Richard Curtiss is the executive editor of the Washington Report on Middle East Affairs.
The story of Sami Al-Arian and his best friend and brother-in-law, Mazen Al-Najjar, is a saga of tragedy and cruel fate. There is no moral. There is no villain. There is no hero. What is needed, however, is relief from a nightmare that otherwise might never end.
Sami is a Palestinian who was born in Kuwait and whose family later moved to Cairo, where Sami's father owned a small clothing store. He put all of his limited means into his eldest son's U.S. education. When Sami finished college he went on to earn a Ph.D. degree and soon found a position with the University of South Florida (USF) in Tampa, with an enrollment of 31,000.
Meanwhile Sami's friend Mazen Al-Najjar went with his Palestinian family to Saudi Arabia. Later Mazen arrived in the United States on a visitor's visa. The two friends now had become brothers-in-law, with Sami's marriage to Mazen's sister, Nahla.
By this time Mazen, too, had a Ph.D. degree and began teaching at the same university as Sami. Mazen eventually had three daughters, and Sami had five children.
Together the two friends set up a mosque in Tampa, along with two charitable and educational organizations. These were Islamic Committee for Palestine (ICP), which raised money for orphans, and World and Islam Studies Enterprise (WISE), which sponsored scholarships. They published an Arabic journal and held conferences, some of the speakers at which had radical connections.
Then fate took an unexpected turn for the worse. The Immigration and Nationalization Service arrested Mazen because he had not been able to regularize his immigration status, due to the fact that he was Palestinian and therefore had no nationality of record.
By this time, with three American citizen daughters and a wife, and no other violations of any kind, it should have been simple enough to change Mazen's status. Typically in such cases, immigration authorities only require character references, which can easily be found. If all else fails, a friendly congressman can usually help. Mazen is a Palestinian, however--which always presents complications.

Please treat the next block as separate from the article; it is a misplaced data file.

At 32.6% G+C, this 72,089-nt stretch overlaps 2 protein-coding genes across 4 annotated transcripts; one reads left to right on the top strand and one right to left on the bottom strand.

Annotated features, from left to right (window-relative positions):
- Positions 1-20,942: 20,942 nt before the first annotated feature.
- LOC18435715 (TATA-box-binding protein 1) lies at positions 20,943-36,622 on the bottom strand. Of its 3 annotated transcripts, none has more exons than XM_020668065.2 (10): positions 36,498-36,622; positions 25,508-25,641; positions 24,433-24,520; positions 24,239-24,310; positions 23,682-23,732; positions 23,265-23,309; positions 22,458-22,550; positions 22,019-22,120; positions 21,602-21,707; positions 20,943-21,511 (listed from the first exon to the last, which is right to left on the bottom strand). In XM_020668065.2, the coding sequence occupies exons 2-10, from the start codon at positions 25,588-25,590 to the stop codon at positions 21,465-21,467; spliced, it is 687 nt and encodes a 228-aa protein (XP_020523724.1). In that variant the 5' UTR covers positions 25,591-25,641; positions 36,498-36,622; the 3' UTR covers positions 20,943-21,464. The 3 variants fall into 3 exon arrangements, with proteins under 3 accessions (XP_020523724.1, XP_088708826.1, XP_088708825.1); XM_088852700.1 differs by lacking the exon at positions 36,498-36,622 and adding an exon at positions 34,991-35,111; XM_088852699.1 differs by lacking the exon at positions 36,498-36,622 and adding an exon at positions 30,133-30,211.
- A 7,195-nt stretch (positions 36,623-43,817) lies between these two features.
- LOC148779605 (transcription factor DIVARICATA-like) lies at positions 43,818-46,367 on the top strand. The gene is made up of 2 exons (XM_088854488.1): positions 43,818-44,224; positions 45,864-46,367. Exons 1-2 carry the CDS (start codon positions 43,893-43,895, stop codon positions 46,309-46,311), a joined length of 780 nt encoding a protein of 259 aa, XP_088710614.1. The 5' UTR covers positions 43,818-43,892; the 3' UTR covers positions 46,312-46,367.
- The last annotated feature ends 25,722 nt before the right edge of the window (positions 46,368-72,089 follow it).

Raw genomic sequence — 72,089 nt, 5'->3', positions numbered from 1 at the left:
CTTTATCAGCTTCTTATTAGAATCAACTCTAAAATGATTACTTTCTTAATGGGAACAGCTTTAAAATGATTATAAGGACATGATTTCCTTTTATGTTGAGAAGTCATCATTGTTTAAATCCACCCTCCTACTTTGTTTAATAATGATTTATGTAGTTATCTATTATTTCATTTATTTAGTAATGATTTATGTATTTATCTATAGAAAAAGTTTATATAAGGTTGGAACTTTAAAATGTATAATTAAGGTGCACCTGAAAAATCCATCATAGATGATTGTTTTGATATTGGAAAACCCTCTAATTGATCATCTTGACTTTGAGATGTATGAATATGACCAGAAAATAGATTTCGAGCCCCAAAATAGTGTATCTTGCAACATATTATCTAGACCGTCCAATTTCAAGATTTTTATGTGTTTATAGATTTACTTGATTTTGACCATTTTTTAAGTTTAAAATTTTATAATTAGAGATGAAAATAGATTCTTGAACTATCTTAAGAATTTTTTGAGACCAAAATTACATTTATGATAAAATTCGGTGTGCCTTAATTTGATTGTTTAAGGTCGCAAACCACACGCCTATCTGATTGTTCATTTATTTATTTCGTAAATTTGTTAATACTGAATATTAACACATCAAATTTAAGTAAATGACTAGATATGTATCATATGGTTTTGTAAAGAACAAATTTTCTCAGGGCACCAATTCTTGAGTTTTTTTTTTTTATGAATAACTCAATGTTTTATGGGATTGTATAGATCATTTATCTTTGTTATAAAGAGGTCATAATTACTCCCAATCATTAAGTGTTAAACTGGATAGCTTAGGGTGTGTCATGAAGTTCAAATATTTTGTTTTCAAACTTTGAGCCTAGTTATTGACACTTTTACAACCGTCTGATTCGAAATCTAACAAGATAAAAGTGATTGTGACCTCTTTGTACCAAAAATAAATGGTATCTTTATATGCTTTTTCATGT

With the best intentions in the world, Sami went public to defend Mazen. In retrospect, it probably was not a wise decision. That is because Sami already had become involved with a related problem having to do with another USF professor, Ramadan Abdullah Shallah. Two years after he joined the university faculty, Shallah abruptly moved to Syria to work for the Syria-based Palestinian Islamic Jihad, which the United States considers a terrorist organization.
Sami and Mazen's problems became intertwined with that of the Jihad member. Like a bulldog, the media had a story and wouldn't let go.
"Self-styled" investigative journalist Steven Emerson also had taken up the case, charging that Sami Al-Arian and Mazen Al-Najjar were part of a conspiracy to raise funds for terrorist groups. The Tampa Tribune received sensationalist allegations that provided great copy. Other Florida papers took sides but were unable to resolve the conflicting claims for many months.
All along, Sami and his wife, Nahla, worked tirelessly on behalf of Mazen and his wife, Fedaa. It was at this point that I, along with a number of other Americans, came one by one to Florida to attest to Mazen's good character and called for amelioration of the circumstances in which Mazen was now entangled. There were many witnesses who helped in any way they could. Collections were taken up, some from members of his mosque and others from supporters who were concerned with Mazen and his family's well being.
I wrote about the family's plight and also asked a friend, former Mossad case officer and author Victor Ostrovsky, to help publicize the fact that there was no trace of anti-Semitism involved in the Florida case. Finally, three years after Mazen's arrest, former Attorney General Janet Reno resolved the case in Mazen's favor and released him, and Mazen at last was able to rejoin his family. …